Identification of natural killer cell receptor phenotypes associated with leukemia.
ABSTRACT Natural killer (NK) cells play a key role in defense against tumor cells that have the capacity to downregulate human leukocyte antigen (HLA) class I expression. It has been reported that leukemic cells can have downregulated expression of HLA class I molecules. The polymorphic nature of NK cell receptor (NKR) genes generates diverse repertoires in the human population, which display specificity in the innate immune response. In the present study, 11 KIR and two CD94/NKG2 receptors were genotyped by PCR-SSP in 96 leukemic patients and 148 healthy Caucasians. Here, we report a significant increased frequency of the more inhibitory AB killer cell immunoglobulin-like receptor (KIR) phenotype in leukemic patients compared to the controls (31.1% in healthy controls vs 51.0% in leukemic patients, Pc=0.002), which is related to the high prevalence of the inhibitory KIR2DL2 in this population (Pc=0.007). Moreover, two specific KIR phenotypes AB1 and AB9, including all inhibitory KIRs, were significantly associated with leukemic patients. Our study suggests that an important percentage of leukemic patients express a KIR phenotype in favor of escape from NK cell immunity.
Article: Differential association of gene content polymorphisms of killer cell immunoglobulin-like receptors with placental malaria in HIV- and HIV+ mothers.[show abstract] [hide abstract]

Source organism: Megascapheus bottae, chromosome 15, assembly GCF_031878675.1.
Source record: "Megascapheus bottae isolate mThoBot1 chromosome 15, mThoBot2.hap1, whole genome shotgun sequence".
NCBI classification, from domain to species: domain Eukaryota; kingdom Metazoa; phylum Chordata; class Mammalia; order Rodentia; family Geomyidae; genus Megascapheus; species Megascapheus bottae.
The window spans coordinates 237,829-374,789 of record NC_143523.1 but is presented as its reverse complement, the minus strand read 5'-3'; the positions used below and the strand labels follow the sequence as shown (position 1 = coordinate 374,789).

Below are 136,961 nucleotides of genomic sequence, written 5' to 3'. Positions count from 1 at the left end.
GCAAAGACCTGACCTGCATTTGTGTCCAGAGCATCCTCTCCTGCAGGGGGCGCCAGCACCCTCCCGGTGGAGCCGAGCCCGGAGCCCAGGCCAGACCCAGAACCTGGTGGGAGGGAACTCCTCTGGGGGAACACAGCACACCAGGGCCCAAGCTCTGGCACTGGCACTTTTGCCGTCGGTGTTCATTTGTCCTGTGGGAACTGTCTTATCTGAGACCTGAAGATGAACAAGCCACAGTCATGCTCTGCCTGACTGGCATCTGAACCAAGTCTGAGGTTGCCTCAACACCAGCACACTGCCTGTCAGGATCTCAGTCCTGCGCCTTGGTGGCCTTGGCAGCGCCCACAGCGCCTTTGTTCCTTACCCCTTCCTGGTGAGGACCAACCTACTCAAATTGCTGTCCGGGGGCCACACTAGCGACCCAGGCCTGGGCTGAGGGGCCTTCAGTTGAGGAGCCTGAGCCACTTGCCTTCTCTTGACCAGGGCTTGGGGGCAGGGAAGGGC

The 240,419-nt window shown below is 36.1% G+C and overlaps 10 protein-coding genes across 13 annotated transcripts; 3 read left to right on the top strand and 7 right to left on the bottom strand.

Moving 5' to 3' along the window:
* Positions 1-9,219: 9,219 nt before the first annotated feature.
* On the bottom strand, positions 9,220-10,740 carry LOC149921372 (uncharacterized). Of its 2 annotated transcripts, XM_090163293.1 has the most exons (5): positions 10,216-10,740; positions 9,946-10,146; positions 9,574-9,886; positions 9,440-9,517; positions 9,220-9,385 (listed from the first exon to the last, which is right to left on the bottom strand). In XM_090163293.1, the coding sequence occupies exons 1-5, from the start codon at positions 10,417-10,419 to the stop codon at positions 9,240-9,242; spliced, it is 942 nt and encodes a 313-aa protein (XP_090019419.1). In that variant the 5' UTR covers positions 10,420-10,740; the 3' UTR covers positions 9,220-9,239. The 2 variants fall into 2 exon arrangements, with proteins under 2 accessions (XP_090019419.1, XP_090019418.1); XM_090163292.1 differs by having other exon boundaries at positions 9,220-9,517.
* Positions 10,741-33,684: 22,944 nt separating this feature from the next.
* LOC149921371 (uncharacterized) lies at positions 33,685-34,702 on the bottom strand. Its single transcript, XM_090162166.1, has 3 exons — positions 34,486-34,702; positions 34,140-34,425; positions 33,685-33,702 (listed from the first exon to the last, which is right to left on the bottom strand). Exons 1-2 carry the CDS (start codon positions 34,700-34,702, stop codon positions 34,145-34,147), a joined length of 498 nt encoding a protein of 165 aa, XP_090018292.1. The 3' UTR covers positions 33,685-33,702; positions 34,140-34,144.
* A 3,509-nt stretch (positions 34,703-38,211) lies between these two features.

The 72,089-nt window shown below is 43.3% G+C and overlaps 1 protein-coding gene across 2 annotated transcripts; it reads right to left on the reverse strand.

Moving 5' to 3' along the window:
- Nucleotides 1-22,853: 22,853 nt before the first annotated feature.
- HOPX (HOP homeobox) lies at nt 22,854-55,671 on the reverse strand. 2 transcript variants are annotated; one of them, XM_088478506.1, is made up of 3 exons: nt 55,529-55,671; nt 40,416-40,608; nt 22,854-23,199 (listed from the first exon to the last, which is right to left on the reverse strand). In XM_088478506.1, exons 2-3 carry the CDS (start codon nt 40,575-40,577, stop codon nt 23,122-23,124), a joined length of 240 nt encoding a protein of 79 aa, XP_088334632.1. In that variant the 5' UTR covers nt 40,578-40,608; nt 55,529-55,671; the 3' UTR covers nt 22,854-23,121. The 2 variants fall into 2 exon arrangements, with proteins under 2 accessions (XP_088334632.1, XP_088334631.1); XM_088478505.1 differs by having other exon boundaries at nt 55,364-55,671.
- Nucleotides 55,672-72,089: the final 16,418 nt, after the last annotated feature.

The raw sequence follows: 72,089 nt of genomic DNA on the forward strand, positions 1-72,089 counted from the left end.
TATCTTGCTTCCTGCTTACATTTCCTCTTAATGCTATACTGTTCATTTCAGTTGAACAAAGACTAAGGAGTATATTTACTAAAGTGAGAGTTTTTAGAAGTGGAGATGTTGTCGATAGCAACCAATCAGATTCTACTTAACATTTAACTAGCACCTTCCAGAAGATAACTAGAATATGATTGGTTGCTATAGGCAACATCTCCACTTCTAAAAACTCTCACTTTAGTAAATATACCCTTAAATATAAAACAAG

ABSTRACT: Pregnant women have abundant natural killer (NK) cells in their placenta, and NK cell function is regulated by polymorphisms of killer cell immunoglobulin-like receptors (KIRs). Previous studies report different roles of NK cells in the immune responses to placental malaria (PM) and human immunodeficiency virus (HIV-1) infections. Given these references, the aim of this study was to determine the association between KIR gene content polymorphism and PM infection in pregnant women of known HIV-1 status. Sixteen genes in the KIR family were analyzed in 688 pregnant Kenyan women. Gene content polymorphisms were assessed in relation to PM in HIV-1 negative and HIV-1 positive women, respectively. Results showed that in HIV-1 negative women, the presence of the individual genes KIR2DL1 and KIR2DL3 increased the odds of having PM, and the KIR2DL2/KIR2DL2 homozygotes were associated with protection from PM. However, the reverse relationship was observed in HIV-1 positive women, where the presence of individual KIR2DL3 was associated with protection from PM, and KIR2DL2/KIR2DL2 homozygotes increased the odds for susceptibility to PM. Further analysis of the HIV-1 positive women stratified by CD4 counts showed that this reverse association between KIR genes and PM remained only in the individuals with high CD4 cell counts but not in those with low CD4 cell counts. Collectively, these results suggest that inhibitory KIR2DL2 and KIR2DL3, which are alleles of the same locus, play a role in the inverse effects on PM and PM/HIV co-infection and the effect of KIR genes on PM in HIV positive women is dependent on high CD4 cell counts. In addition, analysis of linkage disequilibrium (LD) of the PM relevant KIR genes showed strong LD in women without PM regardless of their HIV status while LD was broken in those with PM, indicating possible selection pressure by malaria infection on the KIR genes.PLoS ONE 01/2012; 7(6):e38617. · 4.09 Impact Factor